Driving through the city of Hatay in Turkey is like touring a war zone in the months after a battle. Some apartment buildings are gutted, others are massive piles of rubble and tangled metal.

“This city was a rose garden,” says Ali Kandenir, a 62-year-old truck driver, in a settlement of tents housing families displaced in the February earthquakes that killed more than 50,000 people in Turkey and Syria. “Now the city is gone.”

Kandenir says he is among those who intend to show his anger at the polls this weekend, when Turkey votes in what could be its most significant election in decades. But other voters in this tent city say the opposite, that they will proudly reelect their current leader for another term.

Kandenir lives about 4 kilometers (2.5 miles) away in a temporary metal housing unit known as a container. He is trying to collect small amounts of humanitarian aid because his home — along with billions of dollars in property — was destroyed in the earthquakes.

As Kandenir describes how he fled his home in the rain in early February as the earth shook beneath him, his wife, Gul Kandenir, wipes tears from her face.

“The people here are in pain,” she says.

Divided voters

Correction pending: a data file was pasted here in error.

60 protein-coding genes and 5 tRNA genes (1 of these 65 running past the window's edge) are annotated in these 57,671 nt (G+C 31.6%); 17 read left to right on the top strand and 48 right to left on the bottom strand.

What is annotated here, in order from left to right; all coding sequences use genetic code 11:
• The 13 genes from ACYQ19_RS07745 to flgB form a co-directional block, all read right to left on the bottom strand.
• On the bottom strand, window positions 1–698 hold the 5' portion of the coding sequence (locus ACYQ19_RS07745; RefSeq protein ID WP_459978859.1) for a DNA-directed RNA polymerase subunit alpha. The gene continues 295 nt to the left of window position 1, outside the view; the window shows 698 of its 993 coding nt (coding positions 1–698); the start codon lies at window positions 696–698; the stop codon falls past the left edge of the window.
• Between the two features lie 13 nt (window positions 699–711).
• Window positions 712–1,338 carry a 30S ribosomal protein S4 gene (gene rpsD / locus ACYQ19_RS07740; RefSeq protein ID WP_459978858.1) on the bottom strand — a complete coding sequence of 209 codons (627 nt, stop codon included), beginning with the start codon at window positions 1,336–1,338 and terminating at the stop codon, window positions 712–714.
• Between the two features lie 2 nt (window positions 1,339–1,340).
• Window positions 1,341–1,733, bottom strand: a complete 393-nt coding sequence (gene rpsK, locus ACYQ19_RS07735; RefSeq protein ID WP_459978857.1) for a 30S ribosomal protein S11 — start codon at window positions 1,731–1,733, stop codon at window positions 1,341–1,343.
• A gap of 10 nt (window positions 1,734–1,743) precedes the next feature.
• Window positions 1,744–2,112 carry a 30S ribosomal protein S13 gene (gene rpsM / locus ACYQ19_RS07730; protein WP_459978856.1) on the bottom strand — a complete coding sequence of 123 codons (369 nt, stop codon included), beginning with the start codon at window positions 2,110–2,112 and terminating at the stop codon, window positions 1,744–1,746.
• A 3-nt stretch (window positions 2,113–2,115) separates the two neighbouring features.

Ali Kandenir’s face grows slightly redder as he continues telling his story.

Too many people died in the earthquakes, he says, and there was too much destruction. He says Turkey’s refugee population — the largest in the world — is taking resources from people who are suffering.

“Rescue teams came but it was not fast enough,” he says. “My brother survived because we could pull him from the rubble ourselves.”

As he speaks, Devlet Ipek, a 48-year-old mother of four pops out of her nearby tent and watches us through a chain link fence. She invites us in.

Ipek says she thinks the government has responded to the disaster as well as possible and that she plans to vote for it to remain in power.

She says the Islamic nature of President Recep Tayyip Erdogan’s administration is welcomed, as are, in her opinion, the millions of refugees in Turkey.

“They are afraid because there is no security in Syria,” she says. “Why should they go?”

Opposition issues

Erdogan has led Turkey for more than 20 years, and some political parties say they believe this election may be their chance to step in.

“It’s possible for us to win in the first round,” says one member of the Republic People’s Party, the leading opposition party, who does not want to be identified. If one presidential candidate does not win more than 50% of the first vote, a second round will be held in two weeks.

If his party wins, he says, they have promised to reform the justice system and to expel refugees within two years.

But analysts say Turkey’s skyrocketing prices are the voters’ biggest concern. The cost of food and rent has doubled, tripled or even quadrupled in some parts of Turkey.

“It’s not a normal time to have an election,” says Ipek, as the wind loudly flaps her plastic tent walls. “But that’s what we are doing, so we will do it.”